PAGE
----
Objectives: To identify a national, population-based cohort of women with acute fatty liver of pregnancy (AFLP), to evaluate proposed diagnostic criteria and to document accurately the incidence, management and outcomes of the condition.
Subjects and methods: This was a population-based descriptive study using the UK Obstetric Surveillance System, carried out in all 229 hospitals with consultant-led maternity units in the UK. The participants comprised 57 women in the UK diagnosed with AFLP between February 2005 and August 2006 in an estimated cohort of 1 132 964 maternities (women delivering).
Results: The estimated incidence of AFLP was 5.0 cases per 100 000 maternities (95% CI 3.8 to 6.5 per 100 000). Fifty-five cases (90%) were confirmed by diagnostic criteria and clinical assessment, two (3%) by clinical assessment alone, representing 97% agreement (kappa statistic = 0.78). 18% of women had twin pregnancies and 20% were underweight (body mass index (BMI) <20). 60% of women were admitted to intensive care and 15% to a specialist liver unit. One woman received a liver transplant. One woman died (case fatality rate 1.8%, 95% CI 0% to 9.4%). There were seven deaths among 67 infants (perinatal mortality rate 104 per 1000 births, 95% CI 43 to 203).
Conclusions: The largest population-based cohort of women with AFLP to date has been identified. Diagnostic criteria previously proposed agree substantially with clinical diagnosis. The incidence estimate from this study is lower than documented by earlier hospital-based studies, but maternal and neonatal outcomes are better than previously reported, possibly related to improved ascertainment. Women with twin pregnancies appear to be at higher risk, but further studies are needed to investigate the risk associated with low BMI.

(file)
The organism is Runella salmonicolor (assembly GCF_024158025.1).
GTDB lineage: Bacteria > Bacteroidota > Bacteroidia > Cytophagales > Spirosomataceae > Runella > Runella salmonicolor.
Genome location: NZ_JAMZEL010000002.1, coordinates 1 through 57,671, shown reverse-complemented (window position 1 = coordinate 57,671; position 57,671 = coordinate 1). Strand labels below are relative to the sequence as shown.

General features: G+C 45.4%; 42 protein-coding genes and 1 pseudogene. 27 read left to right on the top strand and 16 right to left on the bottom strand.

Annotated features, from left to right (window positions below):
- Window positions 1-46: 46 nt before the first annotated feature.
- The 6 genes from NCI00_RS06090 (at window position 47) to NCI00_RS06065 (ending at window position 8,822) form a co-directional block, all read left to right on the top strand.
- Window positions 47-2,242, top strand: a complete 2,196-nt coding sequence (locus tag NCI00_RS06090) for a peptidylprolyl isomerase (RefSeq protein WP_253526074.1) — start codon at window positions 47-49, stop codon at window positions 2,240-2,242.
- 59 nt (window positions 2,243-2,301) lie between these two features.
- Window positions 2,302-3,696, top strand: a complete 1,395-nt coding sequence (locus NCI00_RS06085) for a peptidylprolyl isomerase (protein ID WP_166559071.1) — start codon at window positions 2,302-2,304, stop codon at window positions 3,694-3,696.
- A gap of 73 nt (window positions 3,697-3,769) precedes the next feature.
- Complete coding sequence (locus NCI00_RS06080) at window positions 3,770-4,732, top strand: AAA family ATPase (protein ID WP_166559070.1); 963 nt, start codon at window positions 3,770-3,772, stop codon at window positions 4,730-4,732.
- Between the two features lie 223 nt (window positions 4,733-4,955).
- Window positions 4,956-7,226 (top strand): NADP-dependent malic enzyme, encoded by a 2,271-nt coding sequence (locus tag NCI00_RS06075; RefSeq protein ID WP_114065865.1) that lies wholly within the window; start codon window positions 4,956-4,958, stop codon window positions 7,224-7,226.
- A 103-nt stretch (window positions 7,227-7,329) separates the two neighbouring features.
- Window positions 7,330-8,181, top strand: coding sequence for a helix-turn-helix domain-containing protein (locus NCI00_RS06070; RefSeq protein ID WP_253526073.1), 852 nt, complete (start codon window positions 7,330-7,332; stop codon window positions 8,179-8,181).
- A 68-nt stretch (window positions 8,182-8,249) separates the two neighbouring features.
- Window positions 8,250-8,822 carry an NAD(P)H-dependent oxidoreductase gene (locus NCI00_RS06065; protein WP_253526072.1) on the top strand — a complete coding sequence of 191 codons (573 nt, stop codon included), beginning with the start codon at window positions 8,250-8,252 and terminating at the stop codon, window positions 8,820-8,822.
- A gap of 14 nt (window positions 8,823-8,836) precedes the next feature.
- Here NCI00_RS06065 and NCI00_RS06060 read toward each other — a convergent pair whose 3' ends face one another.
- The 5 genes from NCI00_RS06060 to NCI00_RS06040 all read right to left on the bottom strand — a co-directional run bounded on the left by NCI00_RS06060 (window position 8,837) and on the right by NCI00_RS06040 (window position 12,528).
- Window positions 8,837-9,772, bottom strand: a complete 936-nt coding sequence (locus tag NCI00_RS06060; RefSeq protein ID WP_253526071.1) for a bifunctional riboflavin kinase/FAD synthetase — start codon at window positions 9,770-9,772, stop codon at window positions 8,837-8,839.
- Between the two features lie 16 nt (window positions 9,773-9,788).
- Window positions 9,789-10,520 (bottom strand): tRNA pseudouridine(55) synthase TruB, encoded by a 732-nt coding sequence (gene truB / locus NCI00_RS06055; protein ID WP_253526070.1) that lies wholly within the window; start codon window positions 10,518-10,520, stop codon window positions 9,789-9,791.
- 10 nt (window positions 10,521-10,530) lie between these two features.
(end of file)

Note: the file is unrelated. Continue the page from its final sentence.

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MK designed the study, coordinated data collection, coded the data, carried out the analysis and wrote the first draft of the paper. CNP provided clinical input to the study and contributed to the analysis and writing of the paper. JJK assisted with the design of the study, supervised the data collection and analysis, and contributed to writing the paper. PS assisted with data coding, and conducted validation of the data and some analysis. PB had the original idea for the surveillance system, provided advice at every stage of the study and contributed to the writing and editing of the paper. PB will act as study guarantor.
Funding: MK is funded by the National Coordinating Centre for Research Capacity Development of the Department of Health. JJK was partially funded by a National Public Health Career Scientist Award from the Department of Health and NHS R&D (PHCS022). The National Perinatal Epidemiology Unit is funded by the Department of Health in England. The views expressed in this paper are those of the authors and do not necessarily reflect the views of the Department of Health
Competing interests: None.
The UKOSS general methodology (04/MRE02/45) and this study (04/MRE02/71) were approved by the London Multicentre Research Ethics Committee.
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